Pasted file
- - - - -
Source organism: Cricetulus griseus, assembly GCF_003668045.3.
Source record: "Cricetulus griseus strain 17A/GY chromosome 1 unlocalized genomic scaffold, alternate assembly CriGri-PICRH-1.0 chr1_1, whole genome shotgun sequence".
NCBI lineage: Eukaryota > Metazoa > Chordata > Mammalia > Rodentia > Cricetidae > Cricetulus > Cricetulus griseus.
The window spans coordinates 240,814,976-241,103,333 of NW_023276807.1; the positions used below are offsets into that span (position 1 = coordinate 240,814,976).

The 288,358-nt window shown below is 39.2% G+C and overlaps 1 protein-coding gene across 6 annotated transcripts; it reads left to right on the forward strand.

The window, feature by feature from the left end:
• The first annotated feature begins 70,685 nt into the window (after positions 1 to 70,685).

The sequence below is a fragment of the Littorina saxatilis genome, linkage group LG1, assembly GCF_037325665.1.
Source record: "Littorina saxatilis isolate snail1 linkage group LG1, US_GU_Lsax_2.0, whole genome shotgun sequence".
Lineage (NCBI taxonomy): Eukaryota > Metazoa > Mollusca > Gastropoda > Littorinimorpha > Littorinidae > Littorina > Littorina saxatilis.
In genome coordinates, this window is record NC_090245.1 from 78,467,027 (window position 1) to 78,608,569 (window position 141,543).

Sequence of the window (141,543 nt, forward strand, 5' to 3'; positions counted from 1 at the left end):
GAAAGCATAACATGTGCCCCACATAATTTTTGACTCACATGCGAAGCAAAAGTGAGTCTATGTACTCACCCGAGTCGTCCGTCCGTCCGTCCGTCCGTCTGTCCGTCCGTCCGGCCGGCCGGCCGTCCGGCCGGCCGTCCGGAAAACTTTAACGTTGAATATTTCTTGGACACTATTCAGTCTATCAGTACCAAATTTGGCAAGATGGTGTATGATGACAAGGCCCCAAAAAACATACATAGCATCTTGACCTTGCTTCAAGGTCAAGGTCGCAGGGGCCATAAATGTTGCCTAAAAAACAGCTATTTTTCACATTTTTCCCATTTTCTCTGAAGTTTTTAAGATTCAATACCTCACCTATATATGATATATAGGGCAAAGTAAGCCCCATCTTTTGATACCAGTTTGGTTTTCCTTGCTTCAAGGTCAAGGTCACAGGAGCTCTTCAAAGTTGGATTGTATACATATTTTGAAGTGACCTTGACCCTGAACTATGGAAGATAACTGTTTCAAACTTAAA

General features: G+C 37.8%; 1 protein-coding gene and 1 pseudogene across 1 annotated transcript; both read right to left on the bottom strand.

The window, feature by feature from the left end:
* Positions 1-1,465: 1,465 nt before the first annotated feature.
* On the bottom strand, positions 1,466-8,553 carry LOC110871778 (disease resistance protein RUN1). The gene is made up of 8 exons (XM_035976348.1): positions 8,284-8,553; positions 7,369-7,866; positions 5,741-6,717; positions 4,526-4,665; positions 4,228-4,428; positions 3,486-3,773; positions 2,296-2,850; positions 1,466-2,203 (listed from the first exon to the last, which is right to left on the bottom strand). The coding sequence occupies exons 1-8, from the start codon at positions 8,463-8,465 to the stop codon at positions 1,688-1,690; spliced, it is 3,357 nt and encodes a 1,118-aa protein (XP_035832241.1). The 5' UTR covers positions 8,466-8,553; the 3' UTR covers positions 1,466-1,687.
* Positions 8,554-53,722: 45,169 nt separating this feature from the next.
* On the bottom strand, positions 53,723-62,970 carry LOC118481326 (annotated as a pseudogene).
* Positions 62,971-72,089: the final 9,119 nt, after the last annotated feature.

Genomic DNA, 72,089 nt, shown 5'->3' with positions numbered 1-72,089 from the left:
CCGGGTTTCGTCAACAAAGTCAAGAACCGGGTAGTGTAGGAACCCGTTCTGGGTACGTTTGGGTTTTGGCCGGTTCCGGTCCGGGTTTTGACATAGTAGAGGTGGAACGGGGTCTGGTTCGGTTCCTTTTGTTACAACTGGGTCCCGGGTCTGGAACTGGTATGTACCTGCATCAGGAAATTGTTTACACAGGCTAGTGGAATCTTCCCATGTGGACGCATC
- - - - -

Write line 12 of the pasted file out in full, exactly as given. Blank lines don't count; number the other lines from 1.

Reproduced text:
Sequence of the window (141,543 nt, forward strand, 5' to 3'; positions counted from 1 at the left end):